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Epidural steroid injections have been used for the treatment of radicular pain and spinal pathology for many decades. The epidural space can be accessed posteriorly via the interlaminar space. Although using an AP lateral or contralateral oblique fluoroscopically guided approach can be more precise and can also help visualize the spread of the injectate under live fluoroscopic view, a “blind” injection performed by a skilled practitioner using a “loss of resistance” technique to identify passage into the epidural space via the ligamentum flavum has been utilized successfully for years. The relative simplicity of the blind technique and one’s ability to perform it without the use of costly equipment such as a fluoroscopy unit has provided a much-needed procedure to the masses especially in developing countries. The use of interlaminar approach to the epidural space for injection is one of the most frequently used procedures in the practice of interventional pain management.




  • Unilateral or bilateral radiculopathy resulting from

    • Acute intervertebral disc herniation causing compression or impingement of spinal nerve

    • Acutely herniated nucleus pulposus with compression or local proinflammatory mediator release and resultant nerve irritation

    • Spinal stenosis (acquired or congenital)

    • Foraminal stenosis

    • Lateral recess stenosis

    • Impingement from degenerative disc disease

    • Compression by cysts on zygapophyseal (facet) joints

  • Spondylolisthesis

  • Spinal deformity (eg, scoliosis)

  • Postlaminectomy syndrome

  • Pain from vertebral compression fractures

  • Pain from herpes zoster




  • Level of interlaminar injections are initially identified via palpation between spinous processes or via identification of the space between vertebrae on fluoroscopic imaging.

  • From superficial to deep (dorsal), an epidural needle passes through the following structures for a midline approach: skin, subcutaneous tissues, supraspinous ligament, interspinous ligament, ligamentum flavum, and the epidural space. If the injection proceeds deeper, it comes in contact with the dura mater and the subarachnoid space.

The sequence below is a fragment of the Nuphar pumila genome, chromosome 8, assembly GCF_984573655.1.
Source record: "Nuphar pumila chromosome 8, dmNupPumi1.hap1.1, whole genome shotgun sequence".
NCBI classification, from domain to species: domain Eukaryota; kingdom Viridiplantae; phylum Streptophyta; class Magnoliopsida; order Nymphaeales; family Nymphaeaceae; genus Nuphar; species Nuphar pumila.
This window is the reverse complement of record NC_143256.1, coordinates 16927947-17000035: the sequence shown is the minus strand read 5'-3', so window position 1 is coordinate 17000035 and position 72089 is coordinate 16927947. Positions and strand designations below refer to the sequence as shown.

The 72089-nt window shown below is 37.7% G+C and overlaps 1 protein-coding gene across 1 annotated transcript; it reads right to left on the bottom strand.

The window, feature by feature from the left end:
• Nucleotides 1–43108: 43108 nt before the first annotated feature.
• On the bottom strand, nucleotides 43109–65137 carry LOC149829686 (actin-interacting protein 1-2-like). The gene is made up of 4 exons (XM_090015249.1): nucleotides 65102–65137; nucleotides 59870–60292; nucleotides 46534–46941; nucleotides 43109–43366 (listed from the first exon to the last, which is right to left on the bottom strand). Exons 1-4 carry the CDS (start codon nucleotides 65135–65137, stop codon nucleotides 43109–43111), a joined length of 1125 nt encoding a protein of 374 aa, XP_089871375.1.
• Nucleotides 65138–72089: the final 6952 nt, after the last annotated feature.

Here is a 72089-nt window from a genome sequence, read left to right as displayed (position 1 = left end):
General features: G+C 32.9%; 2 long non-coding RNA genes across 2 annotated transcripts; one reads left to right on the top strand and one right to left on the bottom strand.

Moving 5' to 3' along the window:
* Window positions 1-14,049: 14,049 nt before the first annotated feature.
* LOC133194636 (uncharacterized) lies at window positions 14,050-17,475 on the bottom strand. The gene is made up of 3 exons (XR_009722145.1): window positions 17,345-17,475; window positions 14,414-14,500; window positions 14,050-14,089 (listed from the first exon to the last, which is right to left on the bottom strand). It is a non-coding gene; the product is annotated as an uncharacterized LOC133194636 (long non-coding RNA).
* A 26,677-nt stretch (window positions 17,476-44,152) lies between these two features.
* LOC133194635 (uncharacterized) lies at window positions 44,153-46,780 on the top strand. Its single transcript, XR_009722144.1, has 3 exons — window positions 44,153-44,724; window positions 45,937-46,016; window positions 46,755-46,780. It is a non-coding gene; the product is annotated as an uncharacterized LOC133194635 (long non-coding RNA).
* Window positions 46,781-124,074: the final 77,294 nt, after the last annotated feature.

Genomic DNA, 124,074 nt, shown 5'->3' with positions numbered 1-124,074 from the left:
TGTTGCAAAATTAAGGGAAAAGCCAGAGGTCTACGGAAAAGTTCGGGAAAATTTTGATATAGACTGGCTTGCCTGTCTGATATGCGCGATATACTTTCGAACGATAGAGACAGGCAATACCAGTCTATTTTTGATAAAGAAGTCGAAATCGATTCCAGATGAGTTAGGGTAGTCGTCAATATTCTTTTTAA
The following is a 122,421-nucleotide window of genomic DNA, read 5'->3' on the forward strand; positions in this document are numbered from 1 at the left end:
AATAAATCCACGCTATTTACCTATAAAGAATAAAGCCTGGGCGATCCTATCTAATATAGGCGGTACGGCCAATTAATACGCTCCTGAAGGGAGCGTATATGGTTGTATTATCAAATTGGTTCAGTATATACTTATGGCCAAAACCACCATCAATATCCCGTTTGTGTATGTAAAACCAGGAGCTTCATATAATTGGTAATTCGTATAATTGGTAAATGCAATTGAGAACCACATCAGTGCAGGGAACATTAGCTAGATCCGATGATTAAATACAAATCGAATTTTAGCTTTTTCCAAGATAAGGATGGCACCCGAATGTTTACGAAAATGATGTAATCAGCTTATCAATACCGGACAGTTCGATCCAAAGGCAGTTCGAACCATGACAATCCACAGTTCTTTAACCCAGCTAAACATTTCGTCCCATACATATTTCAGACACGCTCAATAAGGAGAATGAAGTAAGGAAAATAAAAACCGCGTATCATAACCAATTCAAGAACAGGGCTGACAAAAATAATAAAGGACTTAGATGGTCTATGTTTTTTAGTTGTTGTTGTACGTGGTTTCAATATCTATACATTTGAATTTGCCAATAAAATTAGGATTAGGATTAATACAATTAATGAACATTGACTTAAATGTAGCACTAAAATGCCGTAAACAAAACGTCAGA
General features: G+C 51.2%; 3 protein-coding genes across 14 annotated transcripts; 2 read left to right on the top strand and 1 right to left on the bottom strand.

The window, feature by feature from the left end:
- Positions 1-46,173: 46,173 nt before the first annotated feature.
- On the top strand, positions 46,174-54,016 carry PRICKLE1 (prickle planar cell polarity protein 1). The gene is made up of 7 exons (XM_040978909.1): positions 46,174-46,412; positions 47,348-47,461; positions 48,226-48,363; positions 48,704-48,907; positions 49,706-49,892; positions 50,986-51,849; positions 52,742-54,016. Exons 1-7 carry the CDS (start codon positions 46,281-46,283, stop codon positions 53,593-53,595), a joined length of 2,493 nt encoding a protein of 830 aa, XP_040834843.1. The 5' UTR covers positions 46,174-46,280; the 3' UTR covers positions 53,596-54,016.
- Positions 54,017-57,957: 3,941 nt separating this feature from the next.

• From superficial to deep (dorsal), an epidural needle passes through the following structures for a paramedian approach: skin, subcutaneous tissues, ligamentum flavum, and the epidural space.

  • The epidural space is bounded by the ligamentum flavum and the lamina posteriorly, the posterior longitudinal ligament anteriorly, and the vertebral pedicles and neural foramina laterally.

  • The epidural space contains fat, lymphatics, venous plexi, connective tissue, and the spinal nerve roots.

  • The ligamentum flavum can be discontinuous in the cervical and high thoracic regions, making localization of the epidural space via loss of resistance technique potentially more challenging.




  • Absolute

    • Local or systemic infection

    • Acute spinal cord compression (injection at that level)

    • Untreated bleeding disorders that predispose to hemorrhage

    • Uncontrolled or untreated systemic disorders (cardiopulmonary, renal, endocrine) where steroid effects may cause acute or subacute decompensation of the patient’s medical condition

    • Hypersensitivity or allergy to medications used in epidural steroid injection

    • Patient refusal

  • Relative

    • Preprocedure evaluation in patients with immunosuppressive diseases should be undertaken to rule out the potential for latent infection.

    • Considerations should be made to perform epidural injections without ...

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